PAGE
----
Over the taut dance-pop beat and Afrobeat horns of “Truth No Lie,” Williams conveys accessibly big ideas through her lean, staccato vocal lines. Her sumptuous repetition during the house music “Wanna See Your Face Again” draws together the profoundly different experiences of pining in isolation and escaping into the communal pleasure and physicality of the dance floor.

It’s during the title track that Williams brings hierarchical thinking down to earth with her unbounded ability to communicate. Over a relentlessly churning, Giorgio Moroder-esque synth pattern, in dynamic contrast with the slippery syncopation of the drum kit groove, she emphatically enunciates a list of concepts, nearly rhyming “electricity,” “emergency,” “equality” and “fiddle diddle diddle dee.” Then comes her knowingly delivered summation: “All these words/big, big English/big, big, grammar/All these words/mean so much to some people/To me, it’s all the same.” That’s her way of deftly differentiating between attempts at domination and truly life-giving power.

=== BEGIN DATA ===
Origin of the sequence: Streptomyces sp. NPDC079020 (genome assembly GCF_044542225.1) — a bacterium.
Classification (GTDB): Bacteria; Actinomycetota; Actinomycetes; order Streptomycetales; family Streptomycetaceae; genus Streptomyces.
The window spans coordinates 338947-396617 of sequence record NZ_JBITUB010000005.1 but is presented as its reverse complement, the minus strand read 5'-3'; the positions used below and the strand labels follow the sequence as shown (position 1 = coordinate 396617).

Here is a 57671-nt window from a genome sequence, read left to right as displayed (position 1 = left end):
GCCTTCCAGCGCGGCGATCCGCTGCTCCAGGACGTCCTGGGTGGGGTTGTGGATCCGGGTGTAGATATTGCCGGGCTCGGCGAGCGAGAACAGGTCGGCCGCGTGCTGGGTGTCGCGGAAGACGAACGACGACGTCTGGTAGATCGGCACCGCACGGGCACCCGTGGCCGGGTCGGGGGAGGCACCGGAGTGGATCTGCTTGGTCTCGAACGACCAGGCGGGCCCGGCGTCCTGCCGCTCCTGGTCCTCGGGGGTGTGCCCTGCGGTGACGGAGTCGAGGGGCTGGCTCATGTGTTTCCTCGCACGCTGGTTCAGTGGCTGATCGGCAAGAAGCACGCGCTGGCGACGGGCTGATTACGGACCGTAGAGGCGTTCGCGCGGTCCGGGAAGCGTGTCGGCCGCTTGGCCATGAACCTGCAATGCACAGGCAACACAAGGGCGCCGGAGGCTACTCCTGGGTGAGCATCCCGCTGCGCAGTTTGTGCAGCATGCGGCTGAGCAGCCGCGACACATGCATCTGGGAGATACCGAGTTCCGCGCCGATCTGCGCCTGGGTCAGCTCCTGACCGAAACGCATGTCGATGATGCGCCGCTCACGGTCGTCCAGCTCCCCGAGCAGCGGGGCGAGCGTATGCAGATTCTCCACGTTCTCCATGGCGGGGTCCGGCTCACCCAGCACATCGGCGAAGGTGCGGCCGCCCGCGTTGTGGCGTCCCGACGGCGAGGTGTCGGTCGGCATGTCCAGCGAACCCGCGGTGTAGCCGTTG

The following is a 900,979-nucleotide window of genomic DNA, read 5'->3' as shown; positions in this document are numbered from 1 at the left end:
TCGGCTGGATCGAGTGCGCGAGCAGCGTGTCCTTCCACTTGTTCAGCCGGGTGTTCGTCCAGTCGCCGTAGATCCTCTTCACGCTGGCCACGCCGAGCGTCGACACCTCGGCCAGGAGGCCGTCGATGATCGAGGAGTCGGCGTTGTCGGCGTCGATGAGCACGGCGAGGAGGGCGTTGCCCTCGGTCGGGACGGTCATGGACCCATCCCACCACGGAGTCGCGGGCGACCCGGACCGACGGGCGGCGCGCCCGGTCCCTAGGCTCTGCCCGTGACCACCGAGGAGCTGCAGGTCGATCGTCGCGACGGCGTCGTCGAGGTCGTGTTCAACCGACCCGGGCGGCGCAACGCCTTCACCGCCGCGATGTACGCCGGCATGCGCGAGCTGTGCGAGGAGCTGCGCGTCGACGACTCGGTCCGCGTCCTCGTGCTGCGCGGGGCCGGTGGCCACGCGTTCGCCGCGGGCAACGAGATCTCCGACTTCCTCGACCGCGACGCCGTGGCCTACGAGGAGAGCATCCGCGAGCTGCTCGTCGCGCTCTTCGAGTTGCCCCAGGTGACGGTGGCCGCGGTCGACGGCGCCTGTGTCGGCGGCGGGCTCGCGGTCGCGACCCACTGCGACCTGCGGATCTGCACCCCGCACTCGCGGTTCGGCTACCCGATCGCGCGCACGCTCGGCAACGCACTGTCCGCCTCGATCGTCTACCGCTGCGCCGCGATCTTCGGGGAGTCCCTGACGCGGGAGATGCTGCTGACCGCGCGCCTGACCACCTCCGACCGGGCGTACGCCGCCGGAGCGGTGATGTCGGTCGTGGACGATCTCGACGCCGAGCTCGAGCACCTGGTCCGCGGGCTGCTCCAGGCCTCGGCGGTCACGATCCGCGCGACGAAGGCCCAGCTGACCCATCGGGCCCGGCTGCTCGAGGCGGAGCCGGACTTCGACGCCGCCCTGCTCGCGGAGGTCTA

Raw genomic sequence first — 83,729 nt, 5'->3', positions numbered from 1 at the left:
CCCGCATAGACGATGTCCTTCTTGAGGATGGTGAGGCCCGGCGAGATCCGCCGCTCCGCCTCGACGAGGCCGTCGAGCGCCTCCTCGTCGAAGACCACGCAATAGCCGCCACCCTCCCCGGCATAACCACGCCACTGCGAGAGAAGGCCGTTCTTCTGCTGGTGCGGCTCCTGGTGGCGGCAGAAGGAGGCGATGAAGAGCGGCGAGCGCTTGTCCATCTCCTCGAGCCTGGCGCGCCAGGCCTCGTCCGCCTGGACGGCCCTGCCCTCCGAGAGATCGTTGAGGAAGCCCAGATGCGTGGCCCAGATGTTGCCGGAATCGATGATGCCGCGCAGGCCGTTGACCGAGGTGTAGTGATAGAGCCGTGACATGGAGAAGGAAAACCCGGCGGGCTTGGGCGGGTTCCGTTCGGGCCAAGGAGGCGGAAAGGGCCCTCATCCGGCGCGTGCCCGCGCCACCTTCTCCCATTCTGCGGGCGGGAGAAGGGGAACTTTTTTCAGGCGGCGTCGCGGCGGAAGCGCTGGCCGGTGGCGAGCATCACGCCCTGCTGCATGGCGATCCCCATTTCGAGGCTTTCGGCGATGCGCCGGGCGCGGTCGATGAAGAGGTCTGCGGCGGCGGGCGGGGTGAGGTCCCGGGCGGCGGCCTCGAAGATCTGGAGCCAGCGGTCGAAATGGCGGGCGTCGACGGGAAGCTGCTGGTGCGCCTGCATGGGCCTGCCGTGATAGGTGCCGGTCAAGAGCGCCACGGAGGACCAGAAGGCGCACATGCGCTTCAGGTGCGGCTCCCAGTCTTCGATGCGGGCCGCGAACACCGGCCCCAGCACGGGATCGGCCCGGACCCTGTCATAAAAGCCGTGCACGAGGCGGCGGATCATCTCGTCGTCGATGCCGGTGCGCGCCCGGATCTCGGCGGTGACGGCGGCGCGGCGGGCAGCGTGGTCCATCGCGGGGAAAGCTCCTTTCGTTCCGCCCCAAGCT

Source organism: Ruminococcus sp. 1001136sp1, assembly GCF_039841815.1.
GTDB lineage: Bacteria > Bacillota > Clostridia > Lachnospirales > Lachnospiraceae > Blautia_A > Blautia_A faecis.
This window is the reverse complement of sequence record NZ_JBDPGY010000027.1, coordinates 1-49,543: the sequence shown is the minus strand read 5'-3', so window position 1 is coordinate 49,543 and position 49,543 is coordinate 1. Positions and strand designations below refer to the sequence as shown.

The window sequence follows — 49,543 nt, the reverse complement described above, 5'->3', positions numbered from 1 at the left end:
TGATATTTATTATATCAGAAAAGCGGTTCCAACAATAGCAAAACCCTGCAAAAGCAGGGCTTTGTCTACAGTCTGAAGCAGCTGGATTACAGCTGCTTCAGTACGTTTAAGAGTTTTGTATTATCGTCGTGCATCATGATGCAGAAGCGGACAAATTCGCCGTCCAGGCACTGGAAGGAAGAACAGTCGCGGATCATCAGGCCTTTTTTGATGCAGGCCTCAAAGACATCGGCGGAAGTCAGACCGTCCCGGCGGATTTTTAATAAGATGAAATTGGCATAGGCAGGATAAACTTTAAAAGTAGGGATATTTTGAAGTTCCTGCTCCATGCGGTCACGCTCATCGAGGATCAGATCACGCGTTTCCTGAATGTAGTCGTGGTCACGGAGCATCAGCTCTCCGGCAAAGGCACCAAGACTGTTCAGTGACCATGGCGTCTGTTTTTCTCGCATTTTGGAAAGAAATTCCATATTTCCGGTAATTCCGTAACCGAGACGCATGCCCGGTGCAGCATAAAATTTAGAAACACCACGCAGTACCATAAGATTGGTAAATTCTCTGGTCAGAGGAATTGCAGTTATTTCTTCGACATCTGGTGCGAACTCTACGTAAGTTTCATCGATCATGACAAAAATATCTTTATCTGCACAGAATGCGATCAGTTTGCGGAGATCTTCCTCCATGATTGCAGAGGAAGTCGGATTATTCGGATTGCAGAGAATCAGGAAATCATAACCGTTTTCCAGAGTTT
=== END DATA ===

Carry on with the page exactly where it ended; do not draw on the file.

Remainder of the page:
On the Record: A Q&A with Eno Williams of Ibibio Sound Machine

Jewly Hight: Ibibio Sound Machine is such a rich embodiment of patterns of migration, the migration of people and of music. I know that you and your bandmates found each other in London and you each brought with you different knowledge, different musical knowledge, cultural knowledge, different traditions from Nigeria, Ghana, Australia, Brazil, the UK, other places. How did you find a collective identity as a group without losing the distinctness of those elements that you were bringing together?

Eno Williams: I mean, we’re all like based in London, but then we’ve got all different backgrounds and heritage and everything. And I mean, London being pretty much a melting pot, so much culture, so much music and just so much happening musically in London. So it was kind of almost true to form to be able to come together with all these different identities and different influences and different cultures and make music and still staying true to each other [with all of our individuality.

JH: You work with musical styles that are rooted in culture and place and with electronic elements that seem like they’re more of a time the future than they are of a specific place. Those could seem like disparate worlds. What kinds of possibilities for expression and for creativity and for ideas have you found between them?